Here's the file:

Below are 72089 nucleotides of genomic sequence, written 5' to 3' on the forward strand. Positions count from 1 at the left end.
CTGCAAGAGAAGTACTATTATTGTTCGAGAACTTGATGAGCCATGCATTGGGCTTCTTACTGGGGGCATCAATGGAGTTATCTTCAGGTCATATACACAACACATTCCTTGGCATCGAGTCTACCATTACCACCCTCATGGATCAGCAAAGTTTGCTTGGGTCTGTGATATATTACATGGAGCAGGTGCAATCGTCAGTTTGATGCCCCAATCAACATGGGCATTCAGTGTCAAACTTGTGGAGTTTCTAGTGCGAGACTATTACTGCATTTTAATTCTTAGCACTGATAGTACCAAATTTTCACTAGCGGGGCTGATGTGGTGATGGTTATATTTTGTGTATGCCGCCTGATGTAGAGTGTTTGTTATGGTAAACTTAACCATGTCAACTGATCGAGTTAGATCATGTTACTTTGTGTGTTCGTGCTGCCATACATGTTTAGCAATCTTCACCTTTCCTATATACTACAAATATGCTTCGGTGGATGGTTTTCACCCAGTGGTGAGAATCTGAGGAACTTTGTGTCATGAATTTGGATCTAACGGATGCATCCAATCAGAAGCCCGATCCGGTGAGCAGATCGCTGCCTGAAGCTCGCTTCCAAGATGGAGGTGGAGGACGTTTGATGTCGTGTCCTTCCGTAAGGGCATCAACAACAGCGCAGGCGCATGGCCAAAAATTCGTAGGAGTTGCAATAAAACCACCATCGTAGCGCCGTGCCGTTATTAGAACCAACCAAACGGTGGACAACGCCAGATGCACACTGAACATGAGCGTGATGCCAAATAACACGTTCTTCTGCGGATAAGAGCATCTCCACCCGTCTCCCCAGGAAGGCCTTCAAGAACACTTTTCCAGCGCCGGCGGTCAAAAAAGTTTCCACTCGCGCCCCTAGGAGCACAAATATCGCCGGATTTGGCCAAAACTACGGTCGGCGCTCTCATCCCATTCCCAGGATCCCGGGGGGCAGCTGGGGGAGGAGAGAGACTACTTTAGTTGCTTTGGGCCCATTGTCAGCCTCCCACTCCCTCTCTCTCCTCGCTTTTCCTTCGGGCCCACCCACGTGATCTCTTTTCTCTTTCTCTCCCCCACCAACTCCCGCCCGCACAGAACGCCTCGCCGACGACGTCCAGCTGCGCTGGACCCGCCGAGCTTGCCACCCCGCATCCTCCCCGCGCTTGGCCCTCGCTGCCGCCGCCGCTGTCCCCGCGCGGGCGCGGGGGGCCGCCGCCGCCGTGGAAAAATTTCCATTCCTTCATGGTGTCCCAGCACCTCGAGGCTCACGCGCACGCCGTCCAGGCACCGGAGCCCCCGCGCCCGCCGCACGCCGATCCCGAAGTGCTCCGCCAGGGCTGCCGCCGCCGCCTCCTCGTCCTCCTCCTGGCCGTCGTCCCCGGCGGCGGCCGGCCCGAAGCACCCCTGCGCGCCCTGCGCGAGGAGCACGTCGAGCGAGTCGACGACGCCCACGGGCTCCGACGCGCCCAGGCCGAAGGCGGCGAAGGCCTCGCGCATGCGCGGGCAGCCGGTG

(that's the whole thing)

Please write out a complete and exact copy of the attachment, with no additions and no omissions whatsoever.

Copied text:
Below are 72089 nucleotides of genomic sequence, written 5' to 3' on the forward strand. Positions count from 1 at the left end.
CTGCAAGAGAAGTACTATTATTGTTCGAGAACTTGATGAGCCATGCATTGGGCTTCTTACTGGGGGCATCAATGGAGTTATCTTCAGGTCATATACACAACACATTCCTTGGCATCGAGTCTACCATTACCACCCTCATGGATCAGCAAAGTTTGCTTGGGTCTGTGATATATTACATGGAGCAGGTGCAATCGTCAGTTTGATGCCCCAATCAACATGGGCATTCAGTGTCAAACTTGTGGAGTTTCTAGTGCGAGACTATTACTGCATTTTAATTCTTAGCACTGATAGTACCAAATTTTCACTAGCGGGGCTGATGTGGTGATGGTTATATTTTGTGTATGCCGCCTGATGTAGAGTGTTTGTTATGGTAAACTTAACCATGTCAACTGATCGAGTTAGATCATGTTACTTTGTGTGTTCGTGCTGCCATACATGTTTAGCAATCTTCACCTTTCCTATATACTACAAATATGCTTCGGTGGATGGTTTTCACCCAGTGGTGAGAATCTGAGGAACTTTGTGTCATGAATTTGGATCTAACGGATGCATCCAATCAGAAGCCCGATCCGGTGAGCAGATCGCTGCCTGAAGCTCGCTTCCAAGATGGAGGTGGAGGACGTTTGATGTCGTGTCCTTCCGTAAGGGCATCAACAACAGCGCAGGCGCATGGCCAAAAATTCGTAGGAGTTGCAATAAAACCACCATCGTAGCGCCGTGCCGTTATTAGAACCAACCAAACGGTGGACAACGCCAGATGCACACTGAACATGAGCGTGATGCCAAATAACACGTTCTTCTGCGGATAAGAGCATCTCCACCCGTCTCCCCAGGAAGGCCTTCAAGAACACTTTTCCAGCGCCGGCGGTCAAAAAAGTTTCCACTCGCGCCCCTAGGAGCACAAATATCGCCGGATTTGGCCAAAACTACGGTCGGCGCTCTCATCCCATTCCCAGGATCCCGGGGGGCAGCTGGGGGAGGAGAGAGACTACTTTAGTTGCTTTGGGCCCATTGTCAGCCTCCCACTCCCTCTCTCTCCTCGCTTTTCCTTCGGGCCCACCCACGTGATCTCTTTTCTCTTTCTCTCCCCCACCAACTCCCGCCCGCACAGAACGCCTCGCCGACGACGTCCAGCTGCGCTGGACCCGCCGAGCTTGCCACCCCGCATCCTCCCCGCGCTTGGCCCTCGCTGCCGCCGCCGCTGTCCCCGCGCGGGCGCGGGGGGCCGCCGCCGCCGTGGAAAAATTTCCATTCCTTCATGGTGTCCCAGCACCTCGAGGCTCACGCGCACGCCGTCCAGGCACCGGAGCCCCCGCGCCCGCCGCACGCCGATCCCGAAGTGCTCCGCCAGGGCTGCCGCCGCCGCCTCCTCGTCCTCCTCCTGGCCGTCGTCCCCGGCGGCGGCCGGCCCGAAGCACCCCTGCGCGCCCTGCGCGAGGAGCACGTCGAGCGAGTCGACGACGCCCACGGGCTCCGACGCGCCCAGGCCGAAGGCGGCGAAGGCCTCGCGCATGCGCGGGCAGCCGGTG